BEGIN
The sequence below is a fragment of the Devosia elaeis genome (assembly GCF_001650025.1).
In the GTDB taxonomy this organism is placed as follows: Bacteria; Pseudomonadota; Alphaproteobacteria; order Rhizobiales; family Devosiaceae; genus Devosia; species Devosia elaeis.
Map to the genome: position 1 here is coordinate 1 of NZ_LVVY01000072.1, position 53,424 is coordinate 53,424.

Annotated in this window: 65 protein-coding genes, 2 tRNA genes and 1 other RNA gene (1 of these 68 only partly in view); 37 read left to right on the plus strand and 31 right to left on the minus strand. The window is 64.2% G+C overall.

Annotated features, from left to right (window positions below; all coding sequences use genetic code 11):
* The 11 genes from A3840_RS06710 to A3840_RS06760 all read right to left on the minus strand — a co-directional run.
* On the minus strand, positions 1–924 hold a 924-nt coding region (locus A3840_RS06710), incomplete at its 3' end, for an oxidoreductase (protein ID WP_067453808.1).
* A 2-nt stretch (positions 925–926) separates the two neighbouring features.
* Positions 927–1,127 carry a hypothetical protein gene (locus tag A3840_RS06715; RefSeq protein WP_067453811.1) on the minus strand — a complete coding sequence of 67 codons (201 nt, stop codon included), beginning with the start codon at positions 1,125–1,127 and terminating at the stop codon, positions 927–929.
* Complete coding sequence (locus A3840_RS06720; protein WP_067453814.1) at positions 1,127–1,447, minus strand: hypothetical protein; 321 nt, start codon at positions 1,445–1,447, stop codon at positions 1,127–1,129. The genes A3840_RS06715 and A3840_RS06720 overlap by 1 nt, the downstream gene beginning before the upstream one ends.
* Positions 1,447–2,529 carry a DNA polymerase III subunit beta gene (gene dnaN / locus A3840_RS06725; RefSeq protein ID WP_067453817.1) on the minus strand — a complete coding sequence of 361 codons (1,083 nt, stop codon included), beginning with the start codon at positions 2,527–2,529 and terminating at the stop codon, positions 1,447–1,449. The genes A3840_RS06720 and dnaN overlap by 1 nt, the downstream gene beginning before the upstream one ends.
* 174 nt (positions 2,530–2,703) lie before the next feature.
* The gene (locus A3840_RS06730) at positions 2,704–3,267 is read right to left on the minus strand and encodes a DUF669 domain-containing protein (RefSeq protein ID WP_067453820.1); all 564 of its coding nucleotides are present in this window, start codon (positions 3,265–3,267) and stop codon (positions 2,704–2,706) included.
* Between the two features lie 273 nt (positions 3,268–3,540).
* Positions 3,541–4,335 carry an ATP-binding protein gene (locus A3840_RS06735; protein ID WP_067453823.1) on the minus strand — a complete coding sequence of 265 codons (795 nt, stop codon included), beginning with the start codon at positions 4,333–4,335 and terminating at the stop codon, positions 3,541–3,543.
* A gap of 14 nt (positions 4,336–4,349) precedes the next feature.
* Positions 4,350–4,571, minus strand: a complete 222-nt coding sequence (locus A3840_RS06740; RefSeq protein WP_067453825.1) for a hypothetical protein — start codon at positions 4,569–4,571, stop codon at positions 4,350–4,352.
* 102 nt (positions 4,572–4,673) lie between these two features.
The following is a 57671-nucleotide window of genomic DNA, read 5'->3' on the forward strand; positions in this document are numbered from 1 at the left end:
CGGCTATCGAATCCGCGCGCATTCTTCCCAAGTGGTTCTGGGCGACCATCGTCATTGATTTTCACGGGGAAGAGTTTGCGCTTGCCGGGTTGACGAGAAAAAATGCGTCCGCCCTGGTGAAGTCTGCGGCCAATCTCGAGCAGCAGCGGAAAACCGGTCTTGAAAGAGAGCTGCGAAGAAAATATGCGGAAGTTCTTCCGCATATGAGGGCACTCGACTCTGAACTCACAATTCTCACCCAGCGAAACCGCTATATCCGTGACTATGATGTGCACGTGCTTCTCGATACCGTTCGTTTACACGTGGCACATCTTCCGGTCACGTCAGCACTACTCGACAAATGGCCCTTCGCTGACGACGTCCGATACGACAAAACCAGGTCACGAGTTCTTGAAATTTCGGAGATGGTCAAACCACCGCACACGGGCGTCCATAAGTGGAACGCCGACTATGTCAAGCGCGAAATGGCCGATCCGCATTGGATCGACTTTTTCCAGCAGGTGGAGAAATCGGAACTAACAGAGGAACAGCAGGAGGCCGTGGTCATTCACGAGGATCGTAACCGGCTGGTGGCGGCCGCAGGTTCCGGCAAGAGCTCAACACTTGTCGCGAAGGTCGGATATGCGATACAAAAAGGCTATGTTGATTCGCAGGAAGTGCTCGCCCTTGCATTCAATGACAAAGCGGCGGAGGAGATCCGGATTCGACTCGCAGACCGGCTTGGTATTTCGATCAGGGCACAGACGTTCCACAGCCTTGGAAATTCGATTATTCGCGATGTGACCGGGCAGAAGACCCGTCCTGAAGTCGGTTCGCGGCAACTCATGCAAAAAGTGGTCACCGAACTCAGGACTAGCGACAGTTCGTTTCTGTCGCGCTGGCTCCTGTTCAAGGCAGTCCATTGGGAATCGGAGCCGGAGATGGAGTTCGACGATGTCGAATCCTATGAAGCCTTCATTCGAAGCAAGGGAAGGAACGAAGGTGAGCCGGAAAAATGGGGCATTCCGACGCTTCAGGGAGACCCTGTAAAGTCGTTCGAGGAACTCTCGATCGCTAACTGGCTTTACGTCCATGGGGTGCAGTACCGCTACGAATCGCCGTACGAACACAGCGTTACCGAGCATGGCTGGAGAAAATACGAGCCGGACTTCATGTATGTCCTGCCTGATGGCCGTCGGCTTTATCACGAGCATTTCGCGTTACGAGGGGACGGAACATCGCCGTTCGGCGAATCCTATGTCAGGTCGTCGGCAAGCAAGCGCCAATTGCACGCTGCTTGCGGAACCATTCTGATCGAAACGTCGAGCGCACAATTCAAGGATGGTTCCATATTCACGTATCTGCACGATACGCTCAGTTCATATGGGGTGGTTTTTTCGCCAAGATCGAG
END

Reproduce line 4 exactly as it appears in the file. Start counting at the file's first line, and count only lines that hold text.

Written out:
Annotated in this window: 65 protein-coding genes, 2 tRNA genes and 1 other RNA gene (1 of these 68 only partly in view); 37 read left to right on the plus strand and 31 right to left on the minus strand. The window is 64.2% G+C overall.